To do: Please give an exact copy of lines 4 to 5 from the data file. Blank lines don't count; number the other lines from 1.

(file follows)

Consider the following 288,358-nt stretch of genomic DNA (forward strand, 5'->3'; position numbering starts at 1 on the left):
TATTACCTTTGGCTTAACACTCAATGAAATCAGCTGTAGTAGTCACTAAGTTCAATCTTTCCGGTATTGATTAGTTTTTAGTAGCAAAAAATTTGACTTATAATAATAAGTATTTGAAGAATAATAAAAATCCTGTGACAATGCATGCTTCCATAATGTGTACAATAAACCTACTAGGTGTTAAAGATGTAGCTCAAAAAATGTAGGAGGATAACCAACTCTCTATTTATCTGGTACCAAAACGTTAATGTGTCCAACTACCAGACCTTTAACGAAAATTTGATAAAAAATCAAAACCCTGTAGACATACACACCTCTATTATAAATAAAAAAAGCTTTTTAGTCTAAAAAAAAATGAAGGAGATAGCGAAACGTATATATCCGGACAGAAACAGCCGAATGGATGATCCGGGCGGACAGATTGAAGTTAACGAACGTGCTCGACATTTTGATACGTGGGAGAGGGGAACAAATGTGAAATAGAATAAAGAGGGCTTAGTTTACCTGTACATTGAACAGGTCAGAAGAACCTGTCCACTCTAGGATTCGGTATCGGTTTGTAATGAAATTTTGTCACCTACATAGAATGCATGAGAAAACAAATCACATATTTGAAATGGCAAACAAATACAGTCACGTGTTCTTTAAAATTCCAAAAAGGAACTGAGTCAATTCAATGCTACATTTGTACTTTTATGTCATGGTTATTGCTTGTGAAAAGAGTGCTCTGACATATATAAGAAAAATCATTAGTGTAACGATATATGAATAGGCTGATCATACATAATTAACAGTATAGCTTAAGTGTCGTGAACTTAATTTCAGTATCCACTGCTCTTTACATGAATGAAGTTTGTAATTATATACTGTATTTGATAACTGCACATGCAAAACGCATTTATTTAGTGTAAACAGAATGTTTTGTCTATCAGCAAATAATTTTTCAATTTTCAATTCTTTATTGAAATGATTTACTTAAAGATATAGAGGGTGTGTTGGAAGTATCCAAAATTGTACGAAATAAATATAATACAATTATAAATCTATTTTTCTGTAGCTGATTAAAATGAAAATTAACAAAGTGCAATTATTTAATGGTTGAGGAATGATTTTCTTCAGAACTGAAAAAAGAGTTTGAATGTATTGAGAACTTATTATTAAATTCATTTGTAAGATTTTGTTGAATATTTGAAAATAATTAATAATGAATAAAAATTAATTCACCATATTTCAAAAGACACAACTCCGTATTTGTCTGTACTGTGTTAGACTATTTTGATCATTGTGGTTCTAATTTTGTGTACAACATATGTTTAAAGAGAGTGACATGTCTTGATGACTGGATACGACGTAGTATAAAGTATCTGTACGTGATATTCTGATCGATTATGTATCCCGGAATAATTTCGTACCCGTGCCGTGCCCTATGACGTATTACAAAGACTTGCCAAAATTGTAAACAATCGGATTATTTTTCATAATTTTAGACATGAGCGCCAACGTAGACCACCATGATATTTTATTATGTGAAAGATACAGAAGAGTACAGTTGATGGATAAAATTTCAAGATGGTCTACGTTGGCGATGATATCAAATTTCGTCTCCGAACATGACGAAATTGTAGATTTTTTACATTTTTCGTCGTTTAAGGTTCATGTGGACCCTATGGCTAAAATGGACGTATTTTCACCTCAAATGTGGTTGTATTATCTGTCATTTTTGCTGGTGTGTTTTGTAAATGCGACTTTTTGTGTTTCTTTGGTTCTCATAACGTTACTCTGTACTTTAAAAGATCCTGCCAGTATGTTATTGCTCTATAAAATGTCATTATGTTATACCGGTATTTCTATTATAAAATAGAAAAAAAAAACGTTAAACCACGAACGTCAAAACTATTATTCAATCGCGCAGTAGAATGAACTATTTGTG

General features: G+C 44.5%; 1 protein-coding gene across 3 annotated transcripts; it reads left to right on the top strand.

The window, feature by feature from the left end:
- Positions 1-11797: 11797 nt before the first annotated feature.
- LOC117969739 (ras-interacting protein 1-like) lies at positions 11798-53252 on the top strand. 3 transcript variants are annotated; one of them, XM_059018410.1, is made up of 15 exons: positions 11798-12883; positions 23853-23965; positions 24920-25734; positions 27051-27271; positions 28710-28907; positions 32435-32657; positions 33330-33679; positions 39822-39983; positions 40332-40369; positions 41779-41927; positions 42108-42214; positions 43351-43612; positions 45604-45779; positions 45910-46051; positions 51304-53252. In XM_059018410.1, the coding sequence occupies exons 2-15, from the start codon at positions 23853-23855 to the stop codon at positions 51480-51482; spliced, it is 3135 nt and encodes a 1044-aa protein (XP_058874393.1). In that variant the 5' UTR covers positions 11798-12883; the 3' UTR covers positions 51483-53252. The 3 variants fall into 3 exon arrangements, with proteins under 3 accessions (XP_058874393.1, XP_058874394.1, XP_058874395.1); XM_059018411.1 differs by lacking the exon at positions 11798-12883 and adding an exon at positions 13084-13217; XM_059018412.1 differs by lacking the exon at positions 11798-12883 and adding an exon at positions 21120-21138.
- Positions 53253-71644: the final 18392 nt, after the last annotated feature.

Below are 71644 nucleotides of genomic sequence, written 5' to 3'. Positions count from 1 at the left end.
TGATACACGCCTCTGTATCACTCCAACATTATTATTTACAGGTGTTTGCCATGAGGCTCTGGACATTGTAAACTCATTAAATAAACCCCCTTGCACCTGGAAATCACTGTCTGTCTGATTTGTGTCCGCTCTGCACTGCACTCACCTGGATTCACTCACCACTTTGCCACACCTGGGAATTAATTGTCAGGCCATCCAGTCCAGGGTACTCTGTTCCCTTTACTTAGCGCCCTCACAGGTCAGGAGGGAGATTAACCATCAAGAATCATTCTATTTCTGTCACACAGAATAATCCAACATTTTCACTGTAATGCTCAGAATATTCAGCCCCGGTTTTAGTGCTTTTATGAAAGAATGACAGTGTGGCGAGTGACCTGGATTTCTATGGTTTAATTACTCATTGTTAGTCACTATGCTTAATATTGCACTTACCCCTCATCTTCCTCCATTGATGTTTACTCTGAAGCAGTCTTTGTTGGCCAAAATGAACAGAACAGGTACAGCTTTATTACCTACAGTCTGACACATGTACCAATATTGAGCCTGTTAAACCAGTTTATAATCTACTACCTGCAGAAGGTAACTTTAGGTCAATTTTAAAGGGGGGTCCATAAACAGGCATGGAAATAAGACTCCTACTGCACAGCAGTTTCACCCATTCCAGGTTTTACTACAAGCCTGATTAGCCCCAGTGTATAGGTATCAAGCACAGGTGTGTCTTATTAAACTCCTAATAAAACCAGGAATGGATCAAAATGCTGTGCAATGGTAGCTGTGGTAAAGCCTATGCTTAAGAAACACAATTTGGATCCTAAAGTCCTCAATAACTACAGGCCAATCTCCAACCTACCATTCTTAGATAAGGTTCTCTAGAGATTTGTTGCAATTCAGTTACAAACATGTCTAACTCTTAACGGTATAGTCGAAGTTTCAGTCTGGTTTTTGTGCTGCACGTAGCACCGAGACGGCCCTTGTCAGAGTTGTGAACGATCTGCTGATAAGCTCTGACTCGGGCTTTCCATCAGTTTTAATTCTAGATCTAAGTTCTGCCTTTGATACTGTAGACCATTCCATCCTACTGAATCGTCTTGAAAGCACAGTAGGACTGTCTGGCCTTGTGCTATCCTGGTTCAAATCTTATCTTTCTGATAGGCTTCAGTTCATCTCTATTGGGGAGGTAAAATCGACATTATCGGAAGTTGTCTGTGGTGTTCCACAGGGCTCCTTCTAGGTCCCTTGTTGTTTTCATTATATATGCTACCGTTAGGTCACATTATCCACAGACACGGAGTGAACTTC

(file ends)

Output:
The window, feature by feature from the left end:
- Positions 1-11797: 11797 nt before the first annotated feature.